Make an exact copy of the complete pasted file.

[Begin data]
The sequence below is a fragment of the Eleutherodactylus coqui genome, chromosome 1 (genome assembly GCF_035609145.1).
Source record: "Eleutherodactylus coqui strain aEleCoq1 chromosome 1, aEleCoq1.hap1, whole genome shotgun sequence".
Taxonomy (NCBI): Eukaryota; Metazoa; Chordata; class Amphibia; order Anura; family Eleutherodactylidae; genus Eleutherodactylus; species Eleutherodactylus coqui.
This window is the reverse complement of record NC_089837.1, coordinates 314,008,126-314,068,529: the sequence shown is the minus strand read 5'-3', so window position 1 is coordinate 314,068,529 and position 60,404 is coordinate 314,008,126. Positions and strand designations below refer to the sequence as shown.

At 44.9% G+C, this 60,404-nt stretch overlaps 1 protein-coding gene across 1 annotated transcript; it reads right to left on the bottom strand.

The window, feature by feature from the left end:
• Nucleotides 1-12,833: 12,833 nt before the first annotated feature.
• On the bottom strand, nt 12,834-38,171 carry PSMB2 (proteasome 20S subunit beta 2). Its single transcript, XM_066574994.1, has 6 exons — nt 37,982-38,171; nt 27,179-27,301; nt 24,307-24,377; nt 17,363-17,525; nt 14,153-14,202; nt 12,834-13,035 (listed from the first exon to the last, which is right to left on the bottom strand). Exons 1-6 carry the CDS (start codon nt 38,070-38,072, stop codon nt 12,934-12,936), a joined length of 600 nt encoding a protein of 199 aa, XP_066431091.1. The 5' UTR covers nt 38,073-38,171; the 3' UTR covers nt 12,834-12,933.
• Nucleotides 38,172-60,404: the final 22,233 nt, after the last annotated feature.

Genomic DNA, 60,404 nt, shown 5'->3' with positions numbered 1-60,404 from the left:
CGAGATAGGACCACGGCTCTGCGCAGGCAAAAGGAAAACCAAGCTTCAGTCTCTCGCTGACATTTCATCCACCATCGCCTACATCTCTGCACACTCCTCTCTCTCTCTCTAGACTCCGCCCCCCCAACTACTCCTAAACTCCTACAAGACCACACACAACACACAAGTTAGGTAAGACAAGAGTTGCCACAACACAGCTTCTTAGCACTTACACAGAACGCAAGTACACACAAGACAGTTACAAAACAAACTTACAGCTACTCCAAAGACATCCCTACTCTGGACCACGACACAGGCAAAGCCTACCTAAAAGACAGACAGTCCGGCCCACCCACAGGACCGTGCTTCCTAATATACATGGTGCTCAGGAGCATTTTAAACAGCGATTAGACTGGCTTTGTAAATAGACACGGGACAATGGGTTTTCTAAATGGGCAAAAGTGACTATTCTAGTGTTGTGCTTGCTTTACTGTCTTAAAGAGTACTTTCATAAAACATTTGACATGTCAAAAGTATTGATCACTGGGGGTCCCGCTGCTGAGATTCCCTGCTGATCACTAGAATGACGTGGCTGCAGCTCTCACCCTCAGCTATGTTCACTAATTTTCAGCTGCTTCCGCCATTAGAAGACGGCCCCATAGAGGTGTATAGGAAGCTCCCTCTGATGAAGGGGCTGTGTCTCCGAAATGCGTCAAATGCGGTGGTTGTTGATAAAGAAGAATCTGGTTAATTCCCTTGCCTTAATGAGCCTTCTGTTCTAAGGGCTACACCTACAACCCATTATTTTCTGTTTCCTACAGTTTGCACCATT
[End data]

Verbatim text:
The sequence below is a fragment of the Eleutherodactylus coqui genome, chromosome 1 (genome assembly GCF_035609145.1).
Source record: "Eleutherodactylus coqui strain aEleCoq1 chromosome 1, aEleCoq1.hap1, whole genome shotgun sequence".
Taxonomy (NCBI): Eukaryota; Metazoa; Chordata; class Amphibia; order Anura; family Eleutherodactylidae; genus Eleutherodactylus; species Eleutherodactylus coqui.
This window is the reverse complement of record NC_089837.1, coordinates 314,008,126-314,068,529: the sequence shown is the minus strand read 5'-3', so window position 1 is coordinate 314,068,529 and position 60,404 is coordinate 314,008,126. Positions and strand designations below refer to the sequence as shown.

At 44.9% G+C, this 60,404-nt stretch overlaps 1 protein-coding gene across 1 annotated transcript; it reads right to left on the bottom strand.

The window, feature by feature from the left end:
• Nucleotides 1-12,833: 12,833 nt before the first annotated feature.
• On the bottom strand, nt 12,834-38,171 carry PSMB2 (proteasome 20S subunit beta 2). Its single transcript, XM_066574994.1, has 6 exons — nt 37,982-38,171; nt 27,179-27,301; nt 24,307-24,377; nt 17,363-17,525; nt 14,153-14,202; nt 12,834-13,035 (listed from the first exon to the last, which is right to left on the bottom strand). Exons 1-6 carry the CDS (start codon nt 38,070-38,072, stop codon nt 12,934-12,936), a joined length of 600 nt encoding a protein of 199 aa, XP_066431091.1. The 5' UTR covers nt 38,073-38,171; the 3' UTR covers nt 12,834-12,933.
• Nucleotides 38,172-60,404: the final 22,233 nt, after the last annotated feature.

Genomic DNA, 60,404 nt, shown 5'->3' with positions numbered 1-60,404 from the left:
CGAGATAGGACCACGGCTCTGCGCAGGCAAAAGGAAAACCAAGCTTCAGTCTCTCGCTGACATTTCATCCACCATCGCCTACATCTCTGCACACTCCTCTCTCTCTCTCTAGACTCCGCCCCCCCAACTACTCCTAAACTCCTACAAGACCACACACAACACACAAGTTAGGTAAGACAAGAGTTGCCACAACACAGCTTCTTAGCACTTACACAGAACGCAAGTACACACAAGACAGTTACAAAACAAACTTACAGCTACTCCAAAGACATCCCTACTCTGGACCACGACACAGGCAAAGCCTACCTAAAAGACAGACAGTCCGGCCCACCCACAGGACCGTGCTTCCTAATATACATGGTGCTCAGGAGCATTTTAAACAGCGATTAGACTGGCTTTGTAAATAGACACGGGACAATGGGTTTTCTAAATGGGCAAAAGTGACTATTCTAGTGTTGTGCTTGCTTTACTGTCTTAAAGAGTACTTTCATAAAACATTTGACATGTCAAAAGTATTGATCACTGGGGGTCCCGCTGCTGAGATTCCCTGCTGATCACTAGAATGACGTGGCTGCAGCTCTCACCCTCAGCTATGTTCACTAATTTTCAGCTGCTTCCGCCATTAGAAGACGGCCCCATAGAGGTGTATAGGAAGCTCCCTCTGATGAAGGGGCTGTGTCTCCGAAATGCGTCAAATGCGGTGGTTGTTGATAAAGAAGAATCTGGTTAATTCCCTTGCCTTAATGAGCCTTCTGTTCTAAGGGCTACACCTACAACCCATTATTTTCTGTTTCCTACAGTTTGCACCATT